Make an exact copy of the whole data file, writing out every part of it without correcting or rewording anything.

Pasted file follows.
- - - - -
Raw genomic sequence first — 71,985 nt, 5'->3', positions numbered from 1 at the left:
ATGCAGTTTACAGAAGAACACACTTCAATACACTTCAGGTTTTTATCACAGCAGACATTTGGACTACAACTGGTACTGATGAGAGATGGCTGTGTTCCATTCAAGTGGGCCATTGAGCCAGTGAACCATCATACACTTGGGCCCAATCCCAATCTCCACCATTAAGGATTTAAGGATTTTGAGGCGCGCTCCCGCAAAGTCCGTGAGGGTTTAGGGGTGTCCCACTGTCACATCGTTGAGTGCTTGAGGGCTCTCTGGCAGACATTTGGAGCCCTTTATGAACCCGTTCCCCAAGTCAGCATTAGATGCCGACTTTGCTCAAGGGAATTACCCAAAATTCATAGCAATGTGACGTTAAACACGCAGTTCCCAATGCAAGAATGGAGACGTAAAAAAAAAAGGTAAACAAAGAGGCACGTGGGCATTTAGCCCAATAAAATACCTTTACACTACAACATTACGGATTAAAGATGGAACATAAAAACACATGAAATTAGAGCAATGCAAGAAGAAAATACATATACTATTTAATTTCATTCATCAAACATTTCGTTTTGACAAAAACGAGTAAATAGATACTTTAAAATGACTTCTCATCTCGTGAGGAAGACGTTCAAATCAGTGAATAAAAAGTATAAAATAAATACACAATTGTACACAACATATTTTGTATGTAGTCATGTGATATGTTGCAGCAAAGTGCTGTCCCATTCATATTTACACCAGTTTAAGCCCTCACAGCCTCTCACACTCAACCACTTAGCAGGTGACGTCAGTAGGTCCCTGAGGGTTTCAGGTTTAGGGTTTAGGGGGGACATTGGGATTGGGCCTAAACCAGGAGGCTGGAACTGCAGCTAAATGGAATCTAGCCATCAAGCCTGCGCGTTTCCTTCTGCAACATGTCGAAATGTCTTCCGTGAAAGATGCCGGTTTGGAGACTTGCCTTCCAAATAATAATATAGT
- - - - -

Raw genomic sequence first — 71,985 nt, 5'->3', positions numbered from 1 at the left:
ATGCAGTTTACAGAAGAACACACTTCAATACACTTCAGGTTTTTATCACAGCAGACATTTGGACTACAACTGGTACTGATGAGAGATGGCTGTGTTCCATTCAAGTGGGCCATTGAGCCAGTGAACCATCATACACTTGGGCCCAATCCCAATCTCCACCATTAAGGATTTAAGGATTTTGAGGCGCGCTCCCGCAAAGTCCGTGAGGGTTTAGGGGTGTCCCACTGTCACATCGTTGAGTGCTTGAGGGCTCTCTGGCAGACATTTGGAGCCCTTTATGAACCCGTTCCCCAAGTCAGCATTAGATGCCGACTTTGCTCAAGGGAATTACCCAAAATTCATAGCAATGTGACGTTAAACACGCAGTTCCCAATGCAAGAATGGAGACGTAAAAAAAAAAGGTAAACAAAGAGGCACGTGGGCATTTAGCCCAATAAAATACCTTTACACTACAACATTACGGATTAAAGATGGAACATAAAAACACATGAAATTAGAGCAATGCAAGAAGAAAATACATATACTATTTAATTTCATTCATCAAACATTTCGTTTTGACAAAAACGAGTAAATAGATACTTTAAAATGACTTCTCATCTCGTGAGGAAGACGTTCAAATCAGTGAATAAAAAGTATAAAATAAATACACAATTGTACACAACATATTTTGTATGTAGTCATGTGATATGTTGCAGCAAAGTGCTGTCCCATTCATATTTACACCAGTTTAAGCCCTCACAGCCTCTCACACTCAACCACTTAGCAGGTGACGTCAGTAGGTCCCTGAGGGTTTCAGGTTTAGGGTTTAGGGGGGACATTGGGATTGGGCCTAAACCAGGAGGCTGGAACTGCAGCTAAATGGAATCTAGCCATCAAGCCTGCGCGTTTCCTTCTGCAACATGTCGAAATGTCTTCCGTGAAAGATGCCGGTTTGGAGACTTGCCTTCCAAATAATAATATAGT